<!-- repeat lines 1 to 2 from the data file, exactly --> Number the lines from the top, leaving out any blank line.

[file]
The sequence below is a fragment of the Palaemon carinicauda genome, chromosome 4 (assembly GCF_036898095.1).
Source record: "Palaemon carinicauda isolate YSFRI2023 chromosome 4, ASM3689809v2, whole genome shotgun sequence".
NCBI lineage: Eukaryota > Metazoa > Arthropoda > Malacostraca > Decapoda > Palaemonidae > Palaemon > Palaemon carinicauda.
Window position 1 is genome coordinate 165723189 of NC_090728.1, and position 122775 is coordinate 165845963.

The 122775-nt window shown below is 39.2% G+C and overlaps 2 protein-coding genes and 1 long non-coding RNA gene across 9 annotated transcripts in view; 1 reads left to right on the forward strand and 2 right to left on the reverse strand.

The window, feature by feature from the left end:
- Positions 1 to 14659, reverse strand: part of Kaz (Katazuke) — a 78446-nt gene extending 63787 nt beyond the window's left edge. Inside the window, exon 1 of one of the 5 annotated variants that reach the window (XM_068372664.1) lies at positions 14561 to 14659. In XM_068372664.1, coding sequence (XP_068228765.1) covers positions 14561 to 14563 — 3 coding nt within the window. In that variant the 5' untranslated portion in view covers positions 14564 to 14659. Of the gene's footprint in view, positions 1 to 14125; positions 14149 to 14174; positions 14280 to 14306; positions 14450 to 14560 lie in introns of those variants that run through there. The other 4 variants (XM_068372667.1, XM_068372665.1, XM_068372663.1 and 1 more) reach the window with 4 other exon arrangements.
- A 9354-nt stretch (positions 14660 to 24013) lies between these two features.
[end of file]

The sequence below is a fragment of the Palaemon carinicauda genome, chromosome 4 (assembly GCF_036898095.1).
Source record: "Palaemon carinicauda isolate YSFRI2023 chromosome 4, ASM3689809v2, whole genome shotgun sequence".